Nowadays the debate on the most sustainable way to shoot African wildlife rages on relentlessly, as it has since man stopped hunting day-to-day for his supper. However, even those who hover on the outskirts of this rapid fire exchange tend to agree that there is a far more morally, economically and ecologically sound way to way to shoot Africa’s wildlife than trophy hunting.
 
Photographers discovered Africa’s wealth of photogenic material decades ago, and photographic tourism is fast becoming a more proper way to generate a much needed, and more tolerable, income on the African conservation front. Regrettably, it can never match the quick financial fix that many developing African countries receive from trophy hunting.
 
Man has been a hunter since the time he first picked up a stick, but hunting for food is a far cry from the selfish act of killing for a coveted ornament, especially when that animal belongs to an already endangered species. The process of tracking a sought-after specimen for hours to gain the perfect shot is just as thrilling, whether it is with a camera or a weapon, and it is only the act of killing which separates the two.

Traditionally, hunters made use of almost every part of their victim for food, clothing and tools, while trophy hunters are selfishly beyond wasteful. Hunting on (more) level terms – or even footing – with an animal is also a far cry from the abominations of driven hunts and other such despicable practices that the media so eagerly reports. It has to be said though that there are establishments that embrace more ethical ways for the avid hunter to get his fix, at a price. There are also communities that benefit from these protective trophy-hunting practices and the spoils of a successful kill, particularly in Namibia.

Culling has become a necessary evil as Africa’s truly wild spaces decline, and it makes sense to restrict this unpleasant activity to the conservationists themselves, to avoid any grey areas and in order to avoid horrendous situations such as the recent ‘Cecil the lion’ controversy.

Handled responsibly in a perfect world, this could be a win-win situation for both conservationists and trophy hunters. While this undoubtedly forms the basis of the argument for those in favour of trophy hunting; each side of the fence has a different set of figures when it comes to calculating where the income derived from this actually goes.

Although photographic safaris may generate less income from a single visit, there are many thousands more people who would prefer to shoot with a camera. The same prize specimen can be “shot” over and over again, each time in the unique way and style of the photographer, and still be available for the next tourist to enjoy – and it is the tourists who are vital to Africa’s ongoing reliance on the safari industry.

With little need for hiding out in remote or illicit hunting lodges in order to avoid offending others, photographers can enjoy the luxury of being accommodated in every kind of establishment from ‘sleep under the stars’ outfits to luxury lodges.

This in turn boosts the economy, with photographic safaris providing jobs in a far greater number of accommodation establishments, both directly and indirectly, not to mention the camera industry itself.  Game guards, office staff, rangers, guides and photographers are all employed in this industry which exists peacefully alongside the more mainstream safari offerings in most African countries.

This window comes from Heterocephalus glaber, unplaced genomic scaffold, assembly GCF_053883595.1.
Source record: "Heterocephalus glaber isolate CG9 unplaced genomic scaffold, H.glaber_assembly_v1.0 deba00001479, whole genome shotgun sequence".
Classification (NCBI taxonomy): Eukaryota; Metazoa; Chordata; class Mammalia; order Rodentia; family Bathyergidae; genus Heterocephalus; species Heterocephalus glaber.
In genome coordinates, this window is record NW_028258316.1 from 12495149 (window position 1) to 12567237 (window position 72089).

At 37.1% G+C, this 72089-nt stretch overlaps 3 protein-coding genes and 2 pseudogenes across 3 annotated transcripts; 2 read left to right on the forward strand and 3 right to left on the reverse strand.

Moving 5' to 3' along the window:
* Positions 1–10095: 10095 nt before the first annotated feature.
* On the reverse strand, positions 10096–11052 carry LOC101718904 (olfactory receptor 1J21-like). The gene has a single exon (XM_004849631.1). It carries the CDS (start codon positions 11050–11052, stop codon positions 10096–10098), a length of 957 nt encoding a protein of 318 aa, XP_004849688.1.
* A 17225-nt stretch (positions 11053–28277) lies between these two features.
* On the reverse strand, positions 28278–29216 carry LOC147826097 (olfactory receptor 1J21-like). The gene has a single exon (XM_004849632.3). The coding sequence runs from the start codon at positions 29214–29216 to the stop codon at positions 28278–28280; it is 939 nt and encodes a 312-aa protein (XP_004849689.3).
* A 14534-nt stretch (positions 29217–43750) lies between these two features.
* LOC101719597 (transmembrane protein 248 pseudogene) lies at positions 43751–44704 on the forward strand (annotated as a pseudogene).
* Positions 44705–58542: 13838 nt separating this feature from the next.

With its dramatic desert landscapes, unique ecosystems and great variety of animals and birds, Namibia is a photographer’s paradise with a thriving photographic tourism industry which welcomes photographers of all levels. Despite this, dedicated photographic safari setups are still a relatively young and untapped source of income offering considerable prospects for growth.

Unlike the ill-gotten gains of the trophy hunter which will need to be transported by a willing airline, at considerable price, a prized photograph attracts no government taxes or extra surcharges for the thrill of shooting their wildlife, with a camera.

The Botswana, Zambia and Kenyan Governments have in fact made the bold move of closing their doors to trophy hunters and subsequently turned their backs on the $20 million a year industry in favour of more sustainable long-term benefits to be reaped from photographic safaris.  While it will take a lot longer to earn that kind of money without any bloodshed, these governments believe that wild animals are worth far more alive than on the wall of some egotistical hunter, when that same animal could be on hundreds of walls in the form of a magnificent print.

As the public outcry against corrupt hunting practices continues, it is possible that other African countries with lucrative trophy hunting industries, such as South Africa and Namibia, may follow suit pending the success of this initiative.
 
Namibia has experienced outstanding success with its conservation efforts regardless of the culture of hunting in this country but it can be argued that such examples are few and far between, and after all Namibia is just, to be honest, very good at conservation.